The Secret Lives of Honey Bees

January 28 – April 2, 2017

Exhibit highlights:

    • Learn what makes a honey bee a honey bee
    • Discover why pollination is important
    • Read about threats to honey bees
    • Play a video game and learn who is a pollinator
    • Uncover the differences between bees and wasps
    • Learn about honey and beeswax

BySternberg Museum

Beginning Beekeeping Classes

Print and fill out the registration form and bring it in to the museum or call today to pre-register! Registration will reserve your spot and classes are filling up fast so HURRY UP!

February 18 – 19 and 25 – 26, 2017
2:00 – 4:00 p.m.
$10.00 registration fee, $5.00 for Sternberg Museum Members

Course will be taught in two part intervals, parts 1 on Saturdays and part 2 on Sundays. You do not need to take each part in order – (example, if you can make Sunday Feb. 19, but not Saturday Feb. 18, you can participate in part 1 the following weekend).  The course will be held at the Sternberg Museum in the Engel Education Classroom on the 3rd floor.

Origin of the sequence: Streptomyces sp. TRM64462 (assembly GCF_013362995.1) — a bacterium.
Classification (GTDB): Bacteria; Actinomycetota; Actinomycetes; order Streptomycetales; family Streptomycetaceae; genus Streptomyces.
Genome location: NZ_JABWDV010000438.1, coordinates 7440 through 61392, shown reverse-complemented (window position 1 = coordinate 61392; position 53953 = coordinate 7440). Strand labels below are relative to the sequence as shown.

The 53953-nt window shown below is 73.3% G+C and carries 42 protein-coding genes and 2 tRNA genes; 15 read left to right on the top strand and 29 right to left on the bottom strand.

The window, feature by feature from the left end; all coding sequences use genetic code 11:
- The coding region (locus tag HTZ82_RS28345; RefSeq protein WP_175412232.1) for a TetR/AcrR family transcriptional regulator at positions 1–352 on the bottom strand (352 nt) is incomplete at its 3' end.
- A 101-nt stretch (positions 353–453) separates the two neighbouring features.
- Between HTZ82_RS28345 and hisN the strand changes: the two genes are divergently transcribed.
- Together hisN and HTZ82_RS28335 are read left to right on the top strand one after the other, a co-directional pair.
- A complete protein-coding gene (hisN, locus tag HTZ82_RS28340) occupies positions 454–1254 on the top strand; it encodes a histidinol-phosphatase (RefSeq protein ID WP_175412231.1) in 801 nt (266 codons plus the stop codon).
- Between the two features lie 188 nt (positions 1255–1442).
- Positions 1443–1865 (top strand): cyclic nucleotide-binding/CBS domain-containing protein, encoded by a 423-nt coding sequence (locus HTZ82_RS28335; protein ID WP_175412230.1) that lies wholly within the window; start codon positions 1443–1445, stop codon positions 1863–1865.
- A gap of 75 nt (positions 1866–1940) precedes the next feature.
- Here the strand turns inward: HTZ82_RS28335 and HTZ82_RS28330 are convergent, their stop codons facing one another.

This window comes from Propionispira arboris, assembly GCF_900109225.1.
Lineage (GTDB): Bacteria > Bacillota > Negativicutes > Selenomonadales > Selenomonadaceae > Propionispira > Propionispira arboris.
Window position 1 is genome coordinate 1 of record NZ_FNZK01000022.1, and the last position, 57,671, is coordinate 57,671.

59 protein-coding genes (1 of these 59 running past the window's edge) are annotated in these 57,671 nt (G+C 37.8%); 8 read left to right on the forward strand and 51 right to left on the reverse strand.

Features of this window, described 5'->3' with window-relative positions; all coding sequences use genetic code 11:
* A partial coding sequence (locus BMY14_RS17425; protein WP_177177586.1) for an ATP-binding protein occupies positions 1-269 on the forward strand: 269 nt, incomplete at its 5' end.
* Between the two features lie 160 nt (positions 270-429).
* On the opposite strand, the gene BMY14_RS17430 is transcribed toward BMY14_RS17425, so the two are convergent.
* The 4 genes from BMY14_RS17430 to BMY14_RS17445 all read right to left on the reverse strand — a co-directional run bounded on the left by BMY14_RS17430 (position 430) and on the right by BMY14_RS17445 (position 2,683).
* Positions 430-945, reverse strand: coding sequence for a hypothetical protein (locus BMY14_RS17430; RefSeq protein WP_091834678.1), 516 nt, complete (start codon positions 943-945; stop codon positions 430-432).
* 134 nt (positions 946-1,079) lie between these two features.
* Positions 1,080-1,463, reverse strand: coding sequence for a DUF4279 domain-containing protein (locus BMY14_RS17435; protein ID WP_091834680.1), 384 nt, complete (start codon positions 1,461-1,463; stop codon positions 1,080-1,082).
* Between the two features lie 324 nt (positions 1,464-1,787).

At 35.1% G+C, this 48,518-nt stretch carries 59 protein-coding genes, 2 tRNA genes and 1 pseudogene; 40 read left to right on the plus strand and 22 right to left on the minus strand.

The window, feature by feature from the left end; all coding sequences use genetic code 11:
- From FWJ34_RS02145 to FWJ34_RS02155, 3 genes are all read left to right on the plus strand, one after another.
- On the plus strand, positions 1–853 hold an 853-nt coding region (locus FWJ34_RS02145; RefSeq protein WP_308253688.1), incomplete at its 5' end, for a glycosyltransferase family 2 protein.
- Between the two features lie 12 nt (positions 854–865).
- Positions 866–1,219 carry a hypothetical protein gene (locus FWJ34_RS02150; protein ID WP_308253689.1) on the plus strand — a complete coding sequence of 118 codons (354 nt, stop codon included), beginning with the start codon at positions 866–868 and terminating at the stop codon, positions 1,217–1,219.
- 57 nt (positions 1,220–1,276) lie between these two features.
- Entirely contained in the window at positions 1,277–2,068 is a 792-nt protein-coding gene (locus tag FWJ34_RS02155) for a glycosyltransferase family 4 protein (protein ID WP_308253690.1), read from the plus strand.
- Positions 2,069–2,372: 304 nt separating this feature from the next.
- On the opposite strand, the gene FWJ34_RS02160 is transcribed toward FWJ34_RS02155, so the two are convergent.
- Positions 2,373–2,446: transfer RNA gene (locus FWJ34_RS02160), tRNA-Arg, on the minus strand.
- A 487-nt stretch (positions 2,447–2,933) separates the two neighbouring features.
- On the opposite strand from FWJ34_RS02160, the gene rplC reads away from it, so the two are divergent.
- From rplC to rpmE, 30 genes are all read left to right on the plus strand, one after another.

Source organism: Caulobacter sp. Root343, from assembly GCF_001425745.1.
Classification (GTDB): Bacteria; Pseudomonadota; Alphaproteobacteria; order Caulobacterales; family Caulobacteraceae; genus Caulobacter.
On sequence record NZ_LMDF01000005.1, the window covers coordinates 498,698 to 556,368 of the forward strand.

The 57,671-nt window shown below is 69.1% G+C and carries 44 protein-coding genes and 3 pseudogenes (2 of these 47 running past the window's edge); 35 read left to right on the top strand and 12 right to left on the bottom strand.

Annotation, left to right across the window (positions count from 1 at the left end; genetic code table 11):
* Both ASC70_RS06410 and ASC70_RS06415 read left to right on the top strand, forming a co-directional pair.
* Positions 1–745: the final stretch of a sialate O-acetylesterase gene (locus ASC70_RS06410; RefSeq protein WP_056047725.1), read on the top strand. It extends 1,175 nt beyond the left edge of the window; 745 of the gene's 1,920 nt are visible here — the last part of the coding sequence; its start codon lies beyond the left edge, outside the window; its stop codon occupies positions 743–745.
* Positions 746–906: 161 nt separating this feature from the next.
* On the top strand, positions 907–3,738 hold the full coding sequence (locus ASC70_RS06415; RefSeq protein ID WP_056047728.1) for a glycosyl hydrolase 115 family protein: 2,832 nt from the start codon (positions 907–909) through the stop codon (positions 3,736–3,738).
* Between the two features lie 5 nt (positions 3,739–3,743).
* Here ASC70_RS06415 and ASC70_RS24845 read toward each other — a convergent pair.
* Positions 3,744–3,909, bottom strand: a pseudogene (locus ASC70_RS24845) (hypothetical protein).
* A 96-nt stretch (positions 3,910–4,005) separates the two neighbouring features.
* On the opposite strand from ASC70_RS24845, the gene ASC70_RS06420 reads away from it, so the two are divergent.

The course is basic in nature, with a reasonable amount of details to get you a good understanding of getting started with keeping bees in central/western Kansas. 

We will discuss:

  1. Beekeeping tools and equipment
    2. Hive components
    3.  Locating your hives
    4.  Installing bees and inspecting their progress
    5.  Basic pest management
    6.  Progressing with the hive from late winter/early spring through fall
    7.  Hobby and business opportunities
    8.  Membership in State and local bee associations

We will not discuss:

  1. Top Bar Hive management
    2. Warre Hive management
    3.  Honey Flow Hive
BySternberg Museum

Summer Science Camps Survey

Please take just a few minutes to tell us what you think about the science camps we are currently offering as well as what camps you would like to see in the future! We want to make sure the best camps are offered based on your opinions and the wants of you  and/or your kids!

How interested are you or your child/student in our Sternberg Museum Summer Science Camps?

How interested would you be in a 3-4 day Paleontology or Biology Camp, in the state of Kansas, if we were to offer it?

In a 1 week Paleontology or Biology Camp in the state of Kansas?

In a 2 week Paleontology or Biology Camp in the state of Kansas?

In a 2 week Paleontology or Biology Camp outside of the state of Kansas?

In a 2 week International High School Biology Camp? (Outside of the U.S.)

How interested are you in applying for financial aid for any of the above camps if it is available? (This could be for partial or complete coverage of the associated costs)